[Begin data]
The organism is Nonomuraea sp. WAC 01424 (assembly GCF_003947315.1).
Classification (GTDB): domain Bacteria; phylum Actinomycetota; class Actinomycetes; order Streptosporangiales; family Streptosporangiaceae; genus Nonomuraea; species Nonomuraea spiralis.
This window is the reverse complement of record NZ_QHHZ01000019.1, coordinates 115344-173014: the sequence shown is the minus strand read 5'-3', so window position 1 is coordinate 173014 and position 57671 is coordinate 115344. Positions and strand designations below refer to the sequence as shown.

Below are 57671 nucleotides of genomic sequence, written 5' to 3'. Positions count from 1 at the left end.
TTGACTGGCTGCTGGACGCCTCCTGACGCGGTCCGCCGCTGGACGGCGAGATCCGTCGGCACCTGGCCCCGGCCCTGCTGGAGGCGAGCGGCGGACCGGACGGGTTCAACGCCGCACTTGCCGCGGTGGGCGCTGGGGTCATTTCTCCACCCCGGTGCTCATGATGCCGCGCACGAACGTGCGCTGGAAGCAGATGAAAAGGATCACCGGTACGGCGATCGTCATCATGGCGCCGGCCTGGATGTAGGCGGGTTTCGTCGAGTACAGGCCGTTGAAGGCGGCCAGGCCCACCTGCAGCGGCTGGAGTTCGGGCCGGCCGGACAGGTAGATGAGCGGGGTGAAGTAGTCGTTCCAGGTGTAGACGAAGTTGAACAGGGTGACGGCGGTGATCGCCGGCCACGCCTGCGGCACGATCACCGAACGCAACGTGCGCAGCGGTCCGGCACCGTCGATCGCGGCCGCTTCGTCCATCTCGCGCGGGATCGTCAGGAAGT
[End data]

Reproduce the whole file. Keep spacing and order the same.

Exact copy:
The organism is Nonomuraea sp. WAC 01424 (assembly GCF_003947315.1).
Classification (GTDB): domain Bacteria; phylum Actinomycetota; class Actinomycetes; order Streptosporangiales; family Streptosporangiaceae; genus Nonomuraea; species Nonomuraea spiralis.
This window is the reverse complement of record NZ_QHHZ01000019.1, coordinates 115344-173014: the sequence shown is the minus strand read 5'-3', so window position 1 is coordinate 173014 and position 57671 is coordinate 115344. Positions and strand designations below refer to the sequence as shown.

Below are 57671 nucleotides of genomic sequence, written 5' to 3'. Positions count from 1 at the left end.
TTGACTGGCTGCTGGACGCCTCCTGACGCGGTCCGCCGCTGGACGGCGAGATCCGTCGGCACCTGGCCCCGGCCCTGCTGGAGGCGAGCGGCGGACCGGACGGGTTCAACGCCGCACTTGCCGCGGTGGGCGCTGGGGTCATTTCTCCACCCCGGTGCTCATGATGCCGCGCACGAACGTGCGCTGGAAGCAGATGAAAAGGATCACCGGTACGGCGATCGTCATCATGGCGCCGGCCTGGATGTAGGCGGGTTTCGTCGAGTACAGGCCGTTGAAGGCGGCCAGGCCCACCTGCAGCGGCTGGAGTTCGGGCCGGCCGGACAGGTAGATGAGCGGGGTGAAGTAGTCGTTCCAGGTGTAGACGAAGTTGAACAGGGTGACGGCGGTGATCGCCGGCCACGCCTGCGGCACGATCACCGAACGCAACGTGCGCAGCGGTCCGGCACCGTCGATCGCGGCCGCTTCGTCCATCTCGCGCGGGATCGTCAGGAAGT